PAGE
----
Mild and serious brain injuries, seen increasingly among veterans of the wars in Iraq and Afghanistan, can lead to long-term problems reminiscent of Alzheimer’s disease.
Problems observed include seizures, aggression and dementia are noted in a report issued Thursday by the nonprofit, Institute of Medicine. Also noted are depression symptoms, Parkinson’s-disease-like tremors and unemployment. The report is being called a wake-up call.
Researchers looked at 1,900 studies on traumatic brain injuries. They were looking for problems that persisted long-term among returning veterans.
Since brain injuries were not as survivable as they are today, there is not much history of treatment to go on.
A recent report by the Rand Corp estimated that among 300,000 troops returning from overseas, one in five had suffered a traumatic brain injury. Between 2002 and 2004, the numbers of veterans claiming unemployment for ex-service members increased by about 75 percent.
The cost is more than one-half billion dollars in treatment and lost productivity, the Los Angeles Times reports.
The soft tissue of the brain can be injured by explosions, shrapnel, or blows to the head. The outcomes are unpredictable. Even when a person does not lose consciousness, an injury can occur.
Military sources have dedicated about $300 million over the last two years to study traumatic brain injury.
The report is the latest of a series of studies commissioned by the Department of Veterans Affairs concerning the Gulf War and current conflicts beginning in 1991. The goal is to help the VA know what to prepare and look for in brain-injured veterans.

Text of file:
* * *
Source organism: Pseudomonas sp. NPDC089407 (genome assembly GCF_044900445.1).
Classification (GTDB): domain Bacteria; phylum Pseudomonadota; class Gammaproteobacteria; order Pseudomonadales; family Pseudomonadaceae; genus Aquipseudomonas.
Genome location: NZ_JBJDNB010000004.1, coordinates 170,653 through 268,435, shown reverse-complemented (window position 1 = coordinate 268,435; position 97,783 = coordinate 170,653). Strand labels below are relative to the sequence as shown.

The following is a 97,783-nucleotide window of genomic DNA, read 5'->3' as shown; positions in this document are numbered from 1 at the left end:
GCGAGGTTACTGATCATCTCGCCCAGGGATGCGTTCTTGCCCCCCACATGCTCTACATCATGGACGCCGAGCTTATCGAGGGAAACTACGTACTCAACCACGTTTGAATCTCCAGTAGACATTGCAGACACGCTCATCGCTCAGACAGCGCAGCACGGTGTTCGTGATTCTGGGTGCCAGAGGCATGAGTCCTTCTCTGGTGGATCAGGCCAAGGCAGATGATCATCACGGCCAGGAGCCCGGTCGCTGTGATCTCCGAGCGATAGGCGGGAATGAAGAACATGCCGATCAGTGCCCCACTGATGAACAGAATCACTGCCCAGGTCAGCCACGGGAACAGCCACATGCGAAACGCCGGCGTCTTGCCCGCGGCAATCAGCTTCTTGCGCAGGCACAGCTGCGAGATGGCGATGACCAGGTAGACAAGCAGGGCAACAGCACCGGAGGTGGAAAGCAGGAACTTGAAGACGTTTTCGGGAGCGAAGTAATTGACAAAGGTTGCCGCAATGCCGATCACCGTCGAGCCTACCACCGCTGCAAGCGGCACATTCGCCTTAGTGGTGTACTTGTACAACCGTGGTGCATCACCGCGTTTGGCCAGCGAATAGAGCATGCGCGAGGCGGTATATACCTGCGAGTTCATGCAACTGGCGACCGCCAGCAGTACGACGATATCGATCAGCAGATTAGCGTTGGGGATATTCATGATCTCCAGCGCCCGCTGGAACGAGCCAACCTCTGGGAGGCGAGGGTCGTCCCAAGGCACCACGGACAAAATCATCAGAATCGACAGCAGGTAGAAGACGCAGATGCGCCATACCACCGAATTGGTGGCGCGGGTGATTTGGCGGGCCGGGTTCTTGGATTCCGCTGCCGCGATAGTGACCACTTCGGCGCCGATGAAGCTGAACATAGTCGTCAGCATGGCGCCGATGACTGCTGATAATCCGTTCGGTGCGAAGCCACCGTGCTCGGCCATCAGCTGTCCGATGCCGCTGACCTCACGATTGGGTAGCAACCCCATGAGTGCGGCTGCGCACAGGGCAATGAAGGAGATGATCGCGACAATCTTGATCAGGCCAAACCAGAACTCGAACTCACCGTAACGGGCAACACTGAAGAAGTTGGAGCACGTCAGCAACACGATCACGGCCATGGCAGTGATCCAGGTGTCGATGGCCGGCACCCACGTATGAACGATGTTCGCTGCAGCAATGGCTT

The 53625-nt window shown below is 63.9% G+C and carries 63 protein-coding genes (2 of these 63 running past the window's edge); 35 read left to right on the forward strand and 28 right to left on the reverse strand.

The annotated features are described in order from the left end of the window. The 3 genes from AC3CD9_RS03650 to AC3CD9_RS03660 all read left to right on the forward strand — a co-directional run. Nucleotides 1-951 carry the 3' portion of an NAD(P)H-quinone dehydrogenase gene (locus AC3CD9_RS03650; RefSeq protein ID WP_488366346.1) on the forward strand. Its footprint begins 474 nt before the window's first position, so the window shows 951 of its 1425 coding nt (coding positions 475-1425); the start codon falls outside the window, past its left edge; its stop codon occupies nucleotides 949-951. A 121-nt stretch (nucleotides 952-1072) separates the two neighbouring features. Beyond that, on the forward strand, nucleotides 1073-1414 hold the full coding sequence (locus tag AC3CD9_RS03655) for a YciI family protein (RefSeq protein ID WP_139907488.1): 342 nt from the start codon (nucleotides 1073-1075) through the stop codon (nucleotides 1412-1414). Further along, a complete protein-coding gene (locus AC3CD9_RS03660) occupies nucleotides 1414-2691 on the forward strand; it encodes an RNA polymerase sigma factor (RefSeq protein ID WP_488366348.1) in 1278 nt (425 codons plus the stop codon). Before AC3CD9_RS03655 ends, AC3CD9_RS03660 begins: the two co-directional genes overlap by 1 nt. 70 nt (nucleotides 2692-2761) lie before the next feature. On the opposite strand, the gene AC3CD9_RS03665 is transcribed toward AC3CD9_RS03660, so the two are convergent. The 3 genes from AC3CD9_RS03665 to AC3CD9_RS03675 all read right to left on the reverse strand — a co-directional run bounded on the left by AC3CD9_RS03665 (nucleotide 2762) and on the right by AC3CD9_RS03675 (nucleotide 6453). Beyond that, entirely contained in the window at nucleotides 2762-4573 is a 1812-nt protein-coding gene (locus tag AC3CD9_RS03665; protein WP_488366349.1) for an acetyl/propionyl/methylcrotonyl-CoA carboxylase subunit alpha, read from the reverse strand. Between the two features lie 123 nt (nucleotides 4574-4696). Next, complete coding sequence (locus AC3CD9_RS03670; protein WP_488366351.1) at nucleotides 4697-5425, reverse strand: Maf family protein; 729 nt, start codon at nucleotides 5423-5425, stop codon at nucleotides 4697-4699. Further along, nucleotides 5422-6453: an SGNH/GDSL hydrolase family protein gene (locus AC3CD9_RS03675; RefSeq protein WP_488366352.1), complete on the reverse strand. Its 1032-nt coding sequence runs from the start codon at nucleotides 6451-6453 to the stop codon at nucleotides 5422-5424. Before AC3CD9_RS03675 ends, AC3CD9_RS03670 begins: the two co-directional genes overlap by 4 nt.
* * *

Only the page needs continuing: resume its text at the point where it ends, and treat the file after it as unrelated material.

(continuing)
VA officials will take the next 60 days to decide whether long-term problems observed in returning vets should be treated as military-related brain injuries.
Paul Sullivan of the group, Veterans for Common Sense, tells the Los Angeles Times he hopes the VA and Department of Defense will follow through on the report.
“The agencies cannot deny there is a TBI crisis,” Sullivan said. “We can’t let this get swept under the rug.”
Earlier this year, a lawsuit that accused the U.S. Department of Veterans Affairs of failing to take care of the mental health needs of returning troops, was dismissed by a federal judge in San Francisco.
The groups had been seeking a court order to improve the mental health care of troops from all around the country and to streamline the processing and delivery of benefits. The ruling follows a two-week trial last month.
The groups want to better address the high rate of suicide among veterans who commit between three and more than seven times more than the national average. #